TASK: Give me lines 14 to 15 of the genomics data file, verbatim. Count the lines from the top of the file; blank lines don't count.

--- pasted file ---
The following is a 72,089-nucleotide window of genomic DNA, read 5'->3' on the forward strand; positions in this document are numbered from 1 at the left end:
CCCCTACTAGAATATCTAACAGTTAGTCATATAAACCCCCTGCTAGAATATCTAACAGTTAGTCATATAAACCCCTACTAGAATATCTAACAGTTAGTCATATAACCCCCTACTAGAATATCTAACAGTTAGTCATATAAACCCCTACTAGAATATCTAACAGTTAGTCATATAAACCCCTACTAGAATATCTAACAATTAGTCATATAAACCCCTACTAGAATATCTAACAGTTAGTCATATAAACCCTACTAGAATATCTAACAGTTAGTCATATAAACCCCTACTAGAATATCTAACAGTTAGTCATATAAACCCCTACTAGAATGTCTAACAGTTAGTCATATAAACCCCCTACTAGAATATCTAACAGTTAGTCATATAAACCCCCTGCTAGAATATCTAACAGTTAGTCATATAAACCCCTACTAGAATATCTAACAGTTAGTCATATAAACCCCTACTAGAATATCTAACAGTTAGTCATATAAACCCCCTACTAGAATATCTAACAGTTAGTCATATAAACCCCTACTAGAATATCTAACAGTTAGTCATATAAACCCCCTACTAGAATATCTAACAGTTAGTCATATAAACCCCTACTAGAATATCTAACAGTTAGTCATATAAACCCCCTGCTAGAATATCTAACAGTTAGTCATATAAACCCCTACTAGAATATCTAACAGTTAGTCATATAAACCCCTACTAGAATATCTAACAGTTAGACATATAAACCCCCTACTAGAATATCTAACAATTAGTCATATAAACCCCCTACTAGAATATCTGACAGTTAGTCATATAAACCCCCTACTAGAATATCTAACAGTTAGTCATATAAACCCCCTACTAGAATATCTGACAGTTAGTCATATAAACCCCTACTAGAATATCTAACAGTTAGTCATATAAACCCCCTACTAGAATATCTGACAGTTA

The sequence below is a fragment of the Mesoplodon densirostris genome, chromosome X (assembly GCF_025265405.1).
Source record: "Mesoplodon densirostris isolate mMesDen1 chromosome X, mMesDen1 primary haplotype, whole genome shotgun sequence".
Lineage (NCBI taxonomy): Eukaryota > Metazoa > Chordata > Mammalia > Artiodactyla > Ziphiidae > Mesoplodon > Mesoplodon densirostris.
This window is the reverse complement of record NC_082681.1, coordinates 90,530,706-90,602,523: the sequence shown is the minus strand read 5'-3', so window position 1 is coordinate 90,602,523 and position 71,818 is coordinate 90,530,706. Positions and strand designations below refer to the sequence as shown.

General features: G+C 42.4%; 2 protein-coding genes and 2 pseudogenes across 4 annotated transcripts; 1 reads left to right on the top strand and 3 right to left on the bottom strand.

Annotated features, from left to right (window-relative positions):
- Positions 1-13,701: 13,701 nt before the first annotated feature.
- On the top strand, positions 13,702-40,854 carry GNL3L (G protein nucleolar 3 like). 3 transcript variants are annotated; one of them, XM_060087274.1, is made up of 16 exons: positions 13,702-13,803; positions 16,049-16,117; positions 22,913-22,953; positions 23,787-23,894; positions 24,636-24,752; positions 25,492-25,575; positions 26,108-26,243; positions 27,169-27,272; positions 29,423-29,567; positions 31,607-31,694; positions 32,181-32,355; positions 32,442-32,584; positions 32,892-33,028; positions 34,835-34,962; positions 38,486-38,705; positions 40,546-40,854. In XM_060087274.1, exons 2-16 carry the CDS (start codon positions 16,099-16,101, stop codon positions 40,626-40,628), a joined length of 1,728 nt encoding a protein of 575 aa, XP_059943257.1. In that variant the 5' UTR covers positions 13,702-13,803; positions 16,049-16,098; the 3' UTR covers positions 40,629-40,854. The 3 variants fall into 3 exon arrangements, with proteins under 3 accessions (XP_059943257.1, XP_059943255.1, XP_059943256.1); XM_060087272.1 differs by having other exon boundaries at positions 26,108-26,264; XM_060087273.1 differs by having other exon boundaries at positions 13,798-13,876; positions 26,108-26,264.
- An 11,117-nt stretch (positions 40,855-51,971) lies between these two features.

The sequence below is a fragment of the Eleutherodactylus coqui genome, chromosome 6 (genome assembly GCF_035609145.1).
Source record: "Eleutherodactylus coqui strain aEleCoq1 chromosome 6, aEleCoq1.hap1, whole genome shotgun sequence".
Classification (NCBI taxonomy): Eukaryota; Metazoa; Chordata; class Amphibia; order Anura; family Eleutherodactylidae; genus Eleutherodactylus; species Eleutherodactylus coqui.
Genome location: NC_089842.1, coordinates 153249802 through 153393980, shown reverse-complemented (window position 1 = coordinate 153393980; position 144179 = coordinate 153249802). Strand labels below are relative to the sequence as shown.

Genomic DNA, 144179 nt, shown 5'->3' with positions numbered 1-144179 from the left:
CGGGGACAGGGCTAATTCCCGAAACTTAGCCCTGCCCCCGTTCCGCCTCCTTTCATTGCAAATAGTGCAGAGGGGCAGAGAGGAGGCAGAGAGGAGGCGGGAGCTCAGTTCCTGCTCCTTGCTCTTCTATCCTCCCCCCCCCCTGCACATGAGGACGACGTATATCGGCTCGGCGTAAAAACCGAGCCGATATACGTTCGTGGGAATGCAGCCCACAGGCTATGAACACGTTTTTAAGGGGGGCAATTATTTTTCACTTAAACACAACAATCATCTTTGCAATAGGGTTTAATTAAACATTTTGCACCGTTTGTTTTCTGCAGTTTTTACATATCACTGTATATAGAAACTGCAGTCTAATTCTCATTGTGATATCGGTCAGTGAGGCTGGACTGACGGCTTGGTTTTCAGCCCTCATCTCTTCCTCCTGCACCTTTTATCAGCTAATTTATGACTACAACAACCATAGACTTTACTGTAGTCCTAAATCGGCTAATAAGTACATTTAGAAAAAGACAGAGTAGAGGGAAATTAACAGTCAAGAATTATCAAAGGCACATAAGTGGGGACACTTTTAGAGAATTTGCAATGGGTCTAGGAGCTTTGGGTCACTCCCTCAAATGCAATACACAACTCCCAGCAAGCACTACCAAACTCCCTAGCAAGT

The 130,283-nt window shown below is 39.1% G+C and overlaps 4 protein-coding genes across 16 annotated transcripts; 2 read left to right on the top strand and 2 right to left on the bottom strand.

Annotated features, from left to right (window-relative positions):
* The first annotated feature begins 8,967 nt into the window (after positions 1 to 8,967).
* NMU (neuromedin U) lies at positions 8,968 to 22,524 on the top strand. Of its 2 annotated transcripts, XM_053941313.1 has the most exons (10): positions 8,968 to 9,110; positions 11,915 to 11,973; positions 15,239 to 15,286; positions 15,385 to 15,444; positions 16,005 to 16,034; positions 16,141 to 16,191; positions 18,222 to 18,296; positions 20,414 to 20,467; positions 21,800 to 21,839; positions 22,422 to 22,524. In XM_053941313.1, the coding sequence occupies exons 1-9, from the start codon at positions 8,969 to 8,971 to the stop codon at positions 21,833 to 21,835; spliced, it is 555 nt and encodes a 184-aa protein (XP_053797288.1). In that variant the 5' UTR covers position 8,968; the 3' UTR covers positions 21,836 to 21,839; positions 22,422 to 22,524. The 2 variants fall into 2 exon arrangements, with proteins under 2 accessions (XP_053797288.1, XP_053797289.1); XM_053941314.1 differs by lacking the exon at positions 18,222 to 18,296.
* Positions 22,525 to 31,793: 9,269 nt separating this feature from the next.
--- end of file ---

Classification (NCBI taxonomy): Eukaryota; Metazoa; Chordata; class Amphibia; order Anura; family Eleutherodactylidae; genus Eleutherodactylus; species Eleutherodactylus coqui.
Genome location: NC_089842.1, coordinates 153249802 through 153393980, shown reverse-complemented (window position 1 = coordinate 153393980; position 144179 = coordinate 153249802). Strand labels below are relative to the sequence as shown.